The Apollo Goes Global

February 22, 2014

James-Brown.jpg&q=80&MaxW=640&imageversion=widescreen&maxh=360Harlem’s legendary Apollo Theater may finally be realizing its potential. The storied music venue is transforming itself into a multidisciplinary performing-arts center with global reach that could rival such competitors as New York City Center and the Brooklyn Academy of Music. In the past year, the theater, best known for its Amateur Night, has doubled its programming—presenting hip-hop festivals and salon series, and producing a major dance work highlighting James Brown’s influence on choreographers around the world. Now the Apollo is planning its first international tour and developing a theater initiative.

“We’re trying to make the Apollo once again a dynamic contributor to global culture, as it was in the past,” said board Chairman Richard Parsons, who recently opened a restaurant and jazz club nearby. “In the 22nd century, we want people to say, ‘The Apollo is a place where stars are born and legends are made.'”

The changes come as the historic house on West 125th Street, once a center of popular culture, turns 80. Executives and the board have been working to figure out how to revitalize the establishment, which launched the careers of such major stars as Billie Holiday and Michael Jackson but has since languished in the public’s consciousness.

A major capital campaign and theater renovation stalled during the recession, with the Apollo Theater Foundation raising $54 million of a planned $96 million, putting the campaign—and initiatives such as the lobby’s renovation—on hold. Now, instead of spending a bundle to upgrade as a way to bring in crowds, as so many arts institutions do, the Apollo has decided to make new programming its main attraction.

Last month, the nonprofit announced a different fundraising effort, the 21st Century Apollo Campaign, to raise $20 million, mostly for programming. Half the funds have been raised to date. Jonelle Procope, the Apollo’s chief executive, said $15 million will go toward large-scale programming, $4 million will create the nonprofit’s first-ever reserve, and $1 million will be for small-scale capital improvements, such as new sound equipment.

Ms. Procope, who quit the Apollo board to run the organization in 2003, said the programming expansion wouldn’t have been possible a decade ago because the theater was just trying to survive. Since she came on, Ms. Procope has worked to expand the board and hire a strong management team, including Mikki Shepard, the theater’s first executive producer. In the past five years, the Apollo has had a balanced and growing budget after years of deficits.

“To be able to focus on content and an artistic vision is a byproduct of all the work we did to right the ship,” said Ms. Procope, who was previously an entertainment lawyer.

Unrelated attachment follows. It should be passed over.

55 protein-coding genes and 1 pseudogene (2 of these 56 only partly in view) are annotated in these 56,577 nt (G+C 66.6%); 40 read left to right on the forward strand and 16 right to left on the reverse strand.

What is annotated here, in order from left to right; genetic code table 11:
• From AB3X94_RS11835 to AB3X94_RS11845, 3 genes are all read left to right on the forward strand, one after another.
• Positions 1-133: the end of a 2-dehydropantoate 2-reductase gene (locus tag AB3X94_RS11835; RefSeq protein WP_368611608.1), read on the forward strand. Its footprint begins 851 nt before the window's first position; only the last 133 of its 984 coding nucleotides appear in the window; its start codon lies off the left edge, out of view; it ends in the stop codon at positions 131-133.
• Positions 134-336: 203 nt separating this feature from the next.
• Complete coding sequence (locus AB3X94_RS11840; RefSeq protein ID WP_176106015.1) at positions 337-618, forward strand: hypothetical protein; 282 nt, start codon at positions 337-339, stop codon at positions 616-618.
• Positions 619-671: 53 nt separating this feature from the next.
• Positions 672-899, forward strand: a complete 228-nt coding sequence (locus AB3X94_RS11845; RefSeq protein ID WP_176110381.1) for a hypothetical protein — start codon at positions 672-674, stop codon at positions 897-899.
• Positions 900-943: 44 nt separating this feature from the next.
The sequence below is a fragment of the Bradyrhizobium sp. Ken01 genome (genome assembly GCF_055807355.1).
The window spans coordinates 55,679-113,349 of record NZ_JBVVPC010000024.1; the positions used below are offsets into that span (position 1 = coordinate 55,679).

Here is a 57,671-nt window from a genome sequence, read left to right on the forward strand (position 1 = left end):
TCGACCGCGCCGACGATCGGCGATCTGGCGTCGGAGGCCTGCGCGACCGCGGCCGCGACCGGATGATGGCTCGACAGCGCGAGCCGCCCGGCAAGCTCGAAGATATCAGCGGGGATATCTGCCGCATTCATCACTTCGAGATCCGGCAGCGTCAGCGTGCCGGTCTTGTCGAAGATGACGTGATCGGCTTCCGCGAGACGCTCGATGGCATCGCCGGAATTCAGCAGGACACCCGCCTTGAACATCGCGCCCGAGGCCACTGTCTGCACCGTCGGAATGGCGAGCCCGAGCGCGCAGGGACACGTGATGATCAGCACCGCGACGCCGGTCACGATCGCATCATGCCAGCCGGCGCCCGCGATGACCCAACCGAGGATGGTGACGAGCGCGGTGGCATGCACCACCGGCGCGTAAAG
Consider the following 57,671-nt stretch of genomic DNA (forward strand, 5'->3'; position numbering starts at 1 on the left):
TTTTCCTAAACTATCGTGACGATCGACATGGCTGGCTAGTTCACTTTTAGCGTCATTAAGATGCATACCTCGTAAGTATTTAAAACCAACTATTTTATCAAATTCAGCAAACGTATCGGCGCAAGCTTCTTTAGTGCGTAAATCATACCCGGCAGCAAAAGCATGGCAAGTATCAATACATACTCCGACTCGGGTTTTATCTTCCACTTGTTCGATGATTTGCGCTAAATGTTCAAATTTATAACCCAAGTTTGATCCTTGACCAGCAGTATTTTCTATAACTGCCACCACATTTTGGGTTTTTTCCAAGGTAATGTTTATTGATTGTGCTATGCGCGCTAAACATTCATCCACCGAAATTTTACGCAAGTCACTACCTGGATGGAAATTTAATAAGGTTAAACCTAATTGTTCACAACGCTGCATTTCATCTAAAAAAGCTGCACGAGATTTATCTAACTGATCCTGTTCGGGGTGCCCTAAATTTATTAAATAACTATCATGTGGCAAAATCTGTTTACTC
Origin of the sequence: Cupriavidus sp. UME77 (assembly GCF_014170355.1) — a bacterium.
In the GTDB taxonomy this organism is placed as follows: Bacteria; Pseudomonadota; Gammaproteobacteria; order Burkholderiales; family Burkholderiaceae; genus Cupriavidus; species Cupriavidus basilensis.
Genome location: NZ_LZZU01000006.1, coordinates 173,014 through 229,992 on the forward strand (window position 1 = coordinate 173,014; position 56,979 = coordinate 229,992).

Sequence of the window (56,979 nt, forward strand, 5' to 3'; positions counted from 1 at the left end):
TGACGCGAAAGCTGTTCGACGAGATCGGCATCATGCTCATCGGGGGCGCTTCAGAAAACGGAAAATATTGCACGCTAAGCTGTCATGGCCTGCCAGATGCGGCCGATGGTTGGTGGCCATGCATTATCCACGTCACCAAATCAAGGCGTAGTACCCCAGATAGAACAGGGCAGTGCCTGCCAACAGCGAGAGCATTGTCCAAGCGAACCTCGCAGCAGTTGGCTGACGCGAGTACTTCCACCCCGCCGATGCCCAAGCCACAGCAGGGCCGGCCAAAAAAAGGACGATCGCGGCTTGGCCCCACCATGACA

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The Apollo is clearly on an upward trajectory. The momentum has re-energized the nonprofit, attracting wealthy new board members such as Ronald Perelman and Paul Tudor Jones. Overall, there are 30 trustees now, up from 24 in 2009.

Mr. Perelman joined the board in 2009 after attending an Apollo gala in honor of his friend Quincy Jones. Since then, he has hosted an annual August fundraiser for the theater at his home in the Hamptons that has become one of the biggest social events of the summer. Last year, more than 250 people attended the fete, which raised $3 million, up from $2.5 million in 2012.

“Ten years ago, you never thought of the Apollo,” said Mr. Perelman, who brought on Mr. Tudor Jones last year. “But when I went to that gala, the feeling and pace and energy of the Apollo was so vibrant, I tapped Dick Parsons on the shoulder and asked how to get on the board.”

The board’s support has helped the Apollo increase its annual operating budget to $13.2 million this year from $8.1 million in 2009. Executives expect it to jump to $16 million by 2016.

Currently, 40% of the budget comes from earned income, and 60% is contributed. Executives expect the breakdown to become 50-50 as the theater ramps up its offerings and tours.

The Apollo’s first international tour ever, of the dance production James Brown: Get on the Good Foot, will kick off in February 2015 and will visit Germany, Switzerland and Luxembourg. The show opened at the Apollo last October and is now touring nationally.

“We’re looking at activating the brand globally,” said Ms. Shepard.

That may be an easy sell. Some 45%, of the 60,000 people who attended Amateur Night at the Apollo last year were tourists, and the theater estimates that roughly half of those tourists traveled from outside the country.

Supporters of the Apollo say the institution is making all the right moves.

“People don’t come to see the interior architecture; they come to see the programming,” said Ken Knuckles, chief executive of the Upper Manhattan Empowerment Zone, which has given the Apollo $2.7 million over the past four years. “It’s the programming that is going to be the strongest magnet for people coming to the Apollo, and it will make it relevant again” (source).

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